Posts Tagged With: horses

Guest Post: Evil Little Ponies

Guest Post by C.S. McDonald

It was a lovely spring day. I was minding my own business. I wasn’t bothering anyone. My husband, Bill, had left earlier in the morning with the horse trailer to haul a cow for his father that he’d purchased. I busied myself in one of my many flower gardens, planting lemon drops around the fountain while my Cocker Spaniel, Harvey, chased after butterflies. All was right with the world.

And then…

I heard the familiar sound of my husband’s truck bumping along the road and up our very long driveway. The horse trailer clanged and the tires ground against the gravel. I waved at him and returned to my work. I heard the ramp of the horse trailer squeal as Bill lowered it, and the trailer doors creak open. The Thoroughbreds in the paddock galloped toward the gate, whinnying.

Hmmm…What did Bill drag home this time?

I peeled my garden gloves from my hands and then Harvey and I made our way toward the barn just in time to witness Bill lead a cruddy pot-bellied little pony off the trailer. His mane was long and shaggy. His tail was bushy and his lower lip hung down away from his upper. He was scowling. But worse—he was a pony.

True confession: I don’t like ponies. They tend to be stubborn ornery conniving little beings that take great pleasure in running off or bucking off children on a whim. C’mon, everyone has a story of how they were taken for a wild ride and then brutally deposited in a mud puddle by a pony.

Evil..they are just plain evil. And yet here one stood in my driveway—scowling at me.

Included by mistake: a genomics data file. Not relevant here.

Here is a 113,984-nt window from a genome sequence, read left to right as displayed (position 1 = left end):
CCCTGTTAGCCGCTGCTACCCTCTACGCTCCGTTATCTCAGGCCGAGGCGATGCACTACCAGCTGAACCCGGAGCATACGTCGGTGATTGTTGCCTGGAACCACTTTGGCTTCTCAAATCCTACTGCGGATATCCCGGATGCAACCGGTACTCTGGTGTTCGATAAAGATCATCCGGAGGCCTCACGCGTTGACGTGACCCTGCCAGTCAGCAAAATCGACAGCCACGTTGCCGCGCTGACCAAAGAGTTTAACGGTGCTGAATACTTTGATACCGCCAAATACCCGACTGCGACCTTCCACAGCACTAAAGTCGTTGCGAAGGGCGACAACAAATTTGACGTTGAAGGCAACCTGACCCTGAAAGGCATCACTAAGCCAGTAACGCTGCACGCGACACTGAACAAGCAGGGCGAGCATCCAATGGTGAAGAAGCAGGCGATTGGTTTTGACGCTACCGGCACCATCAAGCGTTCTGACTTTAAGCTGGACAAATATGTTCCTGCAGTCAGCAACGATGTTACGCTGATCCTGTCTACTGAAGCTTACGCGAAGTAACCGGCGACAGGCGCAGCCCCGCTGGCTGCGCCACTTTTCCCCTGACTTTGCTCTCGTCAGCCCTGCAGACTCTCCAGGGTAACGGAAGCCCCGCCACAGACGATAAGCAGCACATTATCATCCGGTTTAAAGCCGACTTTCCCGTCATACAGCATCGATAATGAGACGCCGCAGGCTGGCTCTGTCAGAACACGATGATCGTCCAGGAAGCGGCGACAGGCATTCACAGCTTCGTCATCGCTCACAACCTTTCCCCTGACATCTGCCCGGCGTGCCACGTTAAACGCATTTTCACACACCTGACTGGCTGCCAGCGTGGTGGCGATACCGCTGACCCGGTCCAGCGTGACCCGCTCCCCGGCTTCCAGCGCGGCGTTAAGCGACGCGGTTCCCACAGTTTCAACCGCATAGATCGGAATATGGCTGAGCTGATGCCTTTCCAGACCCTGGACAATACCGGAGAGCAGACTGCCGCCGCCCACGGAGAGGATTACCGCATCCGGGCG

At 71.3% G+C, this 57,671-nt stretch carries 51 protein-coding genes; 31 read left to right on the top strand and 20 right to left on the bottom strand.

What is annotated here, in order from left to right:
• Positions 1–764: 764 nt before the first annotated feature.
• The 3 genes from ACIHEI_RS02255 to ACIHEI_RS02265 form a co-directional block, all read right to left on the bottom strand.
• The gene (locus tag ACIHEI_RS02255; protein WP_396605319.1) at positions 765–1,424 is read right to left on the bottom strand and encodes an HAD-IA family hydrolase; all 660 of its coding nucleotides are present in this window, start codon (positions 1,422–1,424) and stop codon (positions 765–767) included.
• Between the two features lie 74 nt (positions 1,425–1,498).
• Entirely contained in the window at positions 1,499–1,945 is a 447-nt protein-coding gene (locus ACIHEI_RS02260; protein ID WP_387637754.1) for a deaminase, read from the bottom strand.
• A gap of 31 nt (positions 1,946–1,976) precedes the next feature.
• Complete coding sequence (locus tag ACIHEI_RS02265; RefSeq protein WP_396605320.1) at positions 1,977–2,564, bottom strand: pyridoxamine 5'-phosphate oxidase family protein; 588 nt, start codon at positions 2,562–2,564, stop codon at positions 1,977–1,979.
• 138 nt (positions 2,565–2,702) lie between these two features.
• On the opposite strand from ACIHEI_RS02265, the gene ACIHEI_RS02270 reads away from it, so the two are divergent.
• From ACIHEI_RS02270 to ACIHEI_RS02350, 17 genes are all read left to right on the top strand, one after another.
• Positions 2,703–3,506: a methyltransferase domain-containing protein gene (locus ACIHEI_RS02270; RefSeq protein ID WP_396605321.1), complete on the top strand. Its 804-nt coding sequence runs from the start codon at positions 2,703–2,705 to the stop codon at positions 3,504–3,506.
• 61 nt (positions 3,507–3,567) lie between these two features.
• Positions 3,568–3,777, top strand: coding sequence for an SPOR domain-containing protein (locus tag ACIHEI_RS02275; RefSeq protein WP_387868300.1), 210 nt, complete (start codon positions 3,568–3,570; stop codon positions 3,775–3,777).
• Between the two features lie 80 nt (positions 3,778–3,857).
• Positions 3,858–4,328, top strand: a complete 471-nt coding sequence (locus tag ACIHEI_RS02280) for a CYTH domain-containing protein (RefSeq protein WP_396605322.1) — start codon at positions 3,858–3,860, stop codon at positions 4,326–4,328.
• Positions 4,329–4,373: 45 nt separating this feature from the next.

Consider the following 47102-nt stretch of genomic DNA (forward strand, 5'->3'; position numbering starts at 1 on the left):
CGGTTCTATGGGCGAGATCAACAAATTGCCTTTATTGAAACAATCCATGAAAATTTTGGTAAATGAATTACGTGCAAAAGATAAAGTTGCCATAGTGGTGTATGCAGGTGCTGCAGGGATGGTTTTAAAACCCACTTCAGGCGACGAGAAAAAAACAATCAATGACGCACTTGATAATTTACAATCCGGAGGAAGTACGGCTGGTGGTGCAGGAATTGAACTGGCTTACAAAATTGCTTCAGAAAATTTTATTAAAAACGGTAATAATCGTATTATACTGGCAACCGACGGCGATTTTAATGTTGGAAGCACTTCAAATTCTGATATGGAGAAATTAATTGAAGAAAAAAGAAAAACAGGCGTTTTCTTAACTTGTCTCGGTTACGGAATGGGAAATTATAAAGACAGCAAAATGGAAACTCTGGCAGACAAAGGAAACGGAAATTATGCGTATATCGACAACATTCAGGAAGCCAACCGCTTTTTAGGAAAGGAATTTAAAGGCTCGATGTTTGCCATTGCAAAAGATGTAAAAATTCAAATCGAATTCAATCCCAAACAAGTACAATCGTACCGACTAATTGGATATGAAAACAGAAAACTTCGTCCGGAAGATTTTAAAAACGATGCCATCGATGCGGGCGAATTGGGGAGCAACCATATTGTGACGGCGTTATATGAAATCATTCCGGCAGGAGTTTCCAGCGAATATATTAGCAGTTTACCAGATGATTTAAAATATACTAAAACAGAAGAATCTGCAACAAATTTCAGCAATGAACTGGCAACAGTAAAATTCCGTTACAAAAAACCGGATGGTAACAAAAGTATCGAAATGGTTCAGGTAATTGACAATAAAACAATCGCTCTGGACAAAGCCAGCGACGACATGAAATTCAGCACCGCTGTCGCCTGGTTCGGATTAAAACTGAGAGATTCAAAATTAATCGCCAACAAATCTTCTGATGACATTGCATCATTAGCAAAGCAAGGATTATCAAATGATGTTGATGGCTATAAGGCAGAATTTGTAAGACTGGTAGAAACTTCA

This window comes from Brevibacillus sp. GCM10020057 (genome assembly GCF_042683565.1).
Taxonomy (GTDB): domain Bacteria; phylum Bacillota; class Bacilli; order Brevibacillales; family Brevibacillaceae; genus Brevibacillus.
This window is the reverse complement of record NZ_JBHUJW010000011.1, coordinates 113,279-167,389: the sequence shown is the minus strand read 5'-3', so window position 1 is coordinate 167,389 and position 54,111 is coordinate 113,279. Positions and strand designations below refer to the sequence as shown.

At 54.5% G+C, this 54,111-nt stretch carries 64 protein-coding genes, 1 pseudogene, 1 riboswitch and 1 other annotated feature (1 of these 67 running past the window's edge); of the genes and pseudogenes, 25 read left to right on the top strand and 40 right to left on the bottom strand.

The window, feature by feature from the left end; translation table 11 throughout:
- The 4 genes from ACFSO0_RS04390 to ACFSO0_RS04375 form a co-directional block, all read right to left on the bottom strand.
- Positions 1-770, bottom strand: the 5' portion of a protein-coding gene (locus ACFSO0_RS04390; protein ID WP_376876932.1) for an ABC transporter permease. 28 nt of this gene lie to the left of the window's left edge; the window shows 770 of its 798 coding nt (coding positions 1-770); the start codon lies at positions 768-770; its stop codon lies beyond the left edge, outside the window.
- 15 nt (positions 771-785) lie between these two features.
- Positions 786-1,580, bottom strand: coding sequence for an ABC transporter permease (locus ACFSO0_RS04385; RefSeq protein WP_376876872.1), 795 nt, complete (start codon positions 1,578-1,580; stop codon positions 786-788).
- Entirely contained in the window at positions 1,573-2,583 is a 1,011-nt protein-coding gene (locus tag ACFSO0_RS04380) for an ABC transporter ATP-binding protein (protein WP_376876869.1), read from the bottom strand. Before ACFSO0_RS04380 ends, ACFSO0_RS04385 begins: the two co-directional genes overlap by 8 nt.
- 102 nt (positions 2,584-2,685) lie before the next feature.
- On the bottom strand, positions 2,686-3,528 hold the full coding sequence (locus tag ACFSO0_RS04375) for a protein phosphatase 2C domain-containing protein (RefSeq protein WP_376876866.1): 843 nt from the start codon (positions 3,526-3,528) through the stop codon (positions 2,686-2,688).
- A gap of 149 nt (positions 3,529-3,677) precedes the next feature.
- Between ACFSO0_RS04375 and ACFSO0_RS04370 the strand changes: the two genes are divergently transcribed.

I narrowed my eyes, cocked my head, and asked my husband, “What’s he doing here?”

Bill smiled. “This is George. Kiersten needs a pony for horse camp, so I picked him up.”


There are a billion ponies on this earth and he “picks up” this little troll?

Bill could see that I was not impressed. The right side of his mouth kicked up. “I’m gonna put him in the paddock with the horses. He’ll be fine. You’ll see, Kiersten will love him.”

I had no doubts that Kiersten, our granddaughter, wouldn’t instantly take to him. I was worried what George would do to Kiersten.

Evil—ponies are just plain evil.

Bill proceeded to lead George through the gate into the paddock with three very anxious Thoroughbreds.

George went right to work—bullying the horses who were much bigger that he was. He chased them, nipped at them, kicked at them, and let them know that he was king of not only the paddock but the shade of the apple tree that was located dead center of the area. He had immediately claimed his domain.